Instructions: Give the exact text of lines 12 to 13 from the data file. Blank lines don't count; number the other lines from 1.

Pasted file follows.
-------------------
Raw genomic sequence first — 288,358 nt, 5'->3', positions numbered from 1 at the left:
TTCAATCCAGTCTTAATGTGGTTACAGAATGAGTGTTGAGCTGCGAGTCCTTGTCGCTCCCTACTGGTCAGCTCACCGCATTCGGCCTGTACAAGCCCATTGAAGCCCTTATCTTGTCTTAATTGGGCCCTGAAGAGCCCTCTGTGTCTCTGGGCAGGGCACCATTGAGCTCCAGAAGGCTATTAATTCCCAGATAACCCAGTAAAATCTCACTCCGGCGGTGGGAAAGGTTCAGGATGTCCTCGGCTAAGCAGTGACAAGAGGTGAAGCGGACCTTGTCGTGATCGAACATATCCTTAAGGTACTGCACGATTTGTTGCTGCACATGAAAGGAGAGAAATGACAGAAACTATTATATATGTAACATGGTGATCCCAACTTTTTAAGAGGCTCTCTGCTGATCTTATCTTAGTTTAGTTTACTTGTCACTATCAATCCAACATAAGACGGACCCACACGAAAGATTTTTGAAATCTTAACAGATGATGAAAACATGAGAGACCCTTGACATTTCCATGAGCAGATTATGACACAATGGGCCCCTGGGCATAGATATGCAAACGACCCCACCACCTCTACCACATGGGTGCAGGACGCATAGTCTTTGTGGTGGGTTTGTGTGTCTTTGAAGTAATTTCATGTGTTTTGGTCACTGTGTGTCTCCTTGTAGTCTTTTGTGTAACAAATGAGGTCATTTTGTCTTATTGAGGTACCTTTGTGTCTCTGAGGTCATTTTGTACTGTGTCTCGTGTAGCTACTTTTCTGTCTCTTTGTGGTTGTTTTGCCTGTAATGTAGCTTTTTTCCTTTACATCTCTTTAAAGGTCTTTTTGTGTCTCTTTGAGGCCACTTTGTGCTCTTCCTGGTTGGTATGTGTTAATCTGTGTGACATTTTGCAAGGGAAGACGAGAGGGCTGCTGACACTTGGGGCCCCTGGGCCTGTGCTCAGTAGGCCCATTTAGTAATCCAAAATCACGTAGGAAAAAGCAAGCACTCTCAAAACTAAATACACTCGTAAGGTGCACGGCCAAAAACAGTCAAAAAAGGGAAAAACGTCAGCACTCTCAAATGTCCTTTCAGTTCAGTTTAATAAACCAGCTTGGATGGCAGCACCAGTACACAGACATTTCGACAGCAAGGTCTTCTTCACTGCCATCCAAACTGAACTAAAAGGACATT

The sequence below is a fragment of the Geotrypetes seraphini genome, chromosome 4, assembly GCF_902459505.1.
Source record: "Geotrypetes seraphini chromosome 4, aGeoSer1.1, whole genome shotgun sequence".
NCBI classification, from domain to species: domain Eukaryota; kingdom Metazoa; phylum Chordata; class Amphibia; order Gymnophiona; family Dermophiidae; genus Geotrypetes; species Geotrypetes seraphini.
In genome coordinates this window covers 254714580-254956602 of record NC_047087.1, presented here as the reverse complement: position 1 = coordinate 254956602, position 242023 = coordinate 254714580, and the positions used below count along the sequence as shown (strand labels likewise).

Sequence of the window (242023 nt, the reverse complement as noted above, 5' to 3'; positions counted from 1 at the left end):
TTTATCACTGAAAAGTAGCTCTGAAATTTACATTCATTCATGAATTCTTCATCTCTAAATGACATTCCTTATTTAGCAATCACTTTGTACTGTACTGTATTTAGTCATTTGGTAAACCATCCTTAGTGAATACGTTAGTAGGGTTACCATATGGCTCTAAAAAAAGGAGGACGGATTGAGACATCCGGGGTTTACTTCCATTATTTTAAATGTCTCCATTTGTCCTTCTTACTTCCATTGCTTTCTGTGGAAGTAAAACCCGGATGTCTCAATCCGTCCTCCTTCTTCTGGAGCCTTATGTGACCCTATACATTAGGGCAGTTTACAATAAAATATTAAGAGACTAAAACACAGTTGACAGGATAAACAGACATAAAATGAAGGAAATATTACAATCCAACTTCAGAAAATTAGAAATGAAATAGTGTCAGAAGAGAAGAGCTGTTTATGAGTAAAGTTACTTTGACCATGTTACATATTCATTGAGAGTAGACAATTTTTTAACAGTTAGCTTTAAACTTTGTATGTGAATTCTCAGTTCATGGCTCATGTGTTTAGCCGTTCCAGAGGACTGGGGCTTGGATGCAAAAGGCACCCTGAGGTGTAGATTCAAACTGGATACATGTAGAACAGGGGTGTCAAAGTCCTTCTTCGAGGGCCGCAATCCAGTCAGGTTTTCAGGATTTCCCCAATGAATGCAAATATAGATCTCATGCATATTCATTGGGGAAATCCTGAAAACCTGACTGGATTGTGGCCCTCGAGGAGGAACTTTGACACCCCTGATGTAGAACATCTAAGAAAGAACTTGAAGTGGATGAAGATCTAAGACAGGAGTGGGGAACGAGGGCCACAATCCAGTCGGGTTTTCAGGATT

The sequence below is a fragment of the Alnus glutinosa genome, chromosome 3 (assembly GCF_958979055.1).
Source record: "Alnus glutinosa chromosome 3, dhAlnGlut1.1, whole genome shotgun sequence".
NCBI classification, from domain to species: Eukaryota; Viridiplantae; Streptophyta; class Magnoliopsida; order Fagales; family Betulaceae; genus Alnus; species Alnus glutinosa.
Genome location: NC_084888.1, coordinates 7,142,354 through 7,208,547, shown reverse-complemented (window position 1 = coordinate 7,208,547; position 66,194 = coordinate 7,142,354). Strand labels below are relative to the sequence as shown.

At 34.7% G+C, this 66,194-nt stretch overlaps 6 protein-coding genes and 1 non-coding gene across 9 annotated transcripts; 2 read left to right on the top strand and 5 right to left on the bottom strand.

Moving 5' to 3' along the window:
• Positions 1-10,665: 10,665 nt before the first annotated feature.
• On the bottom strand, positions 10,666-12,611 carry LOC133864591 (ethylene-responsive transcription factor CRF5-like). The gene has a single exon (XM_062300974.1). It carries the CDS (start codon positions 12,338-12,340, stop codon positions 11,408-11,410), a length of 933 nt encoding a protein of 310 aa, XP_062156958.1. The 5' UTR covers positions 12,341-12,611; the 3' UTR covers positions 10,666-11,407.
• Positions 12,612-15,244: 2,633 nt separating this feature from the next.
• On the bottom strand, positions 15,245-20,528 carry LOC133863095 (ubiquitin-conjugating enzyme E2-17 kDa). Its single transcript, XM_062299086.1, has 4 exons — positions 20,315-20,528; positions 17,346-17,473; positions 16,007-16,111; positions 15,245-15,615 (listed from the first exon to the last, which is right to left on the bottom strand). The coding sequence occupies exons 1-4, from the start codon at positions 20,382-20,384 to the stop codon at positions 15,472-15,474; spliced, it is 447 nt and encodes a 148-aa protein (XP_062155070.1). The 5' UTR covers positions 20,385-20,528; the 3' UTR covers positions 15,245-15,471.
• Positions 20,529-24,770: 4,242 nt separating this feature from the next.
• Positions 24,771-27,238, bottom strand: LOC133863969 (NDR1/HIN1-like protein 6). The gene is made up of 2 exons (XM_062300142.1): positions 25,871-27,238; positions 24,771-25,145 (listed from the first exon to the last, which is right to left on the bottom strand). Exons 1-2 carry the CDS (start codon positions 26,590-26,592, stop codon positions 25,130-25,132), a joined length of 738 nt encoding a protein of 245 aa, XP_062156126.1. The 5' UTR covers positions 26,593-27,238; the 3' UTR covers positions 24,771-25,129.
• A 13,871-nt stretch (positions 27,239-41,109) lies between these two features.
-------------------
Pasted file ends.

Genome location: NC_084888.1, coordinates 7,142,354 through 7,208,547, shown reverse-complemented (window position 1 = coordinate 7,208,547; position 66,194 = coordinate 7,142,354). Strand labels below are relative to the sequence as shown.

At 34.7% G+C, this 66,194-nt stretch overlaps 6 protein-coding genes and 1 non-coding gene across 9 annotated transcripts; 2 read left to right on the top strand and 5 right to left on the bottom strand.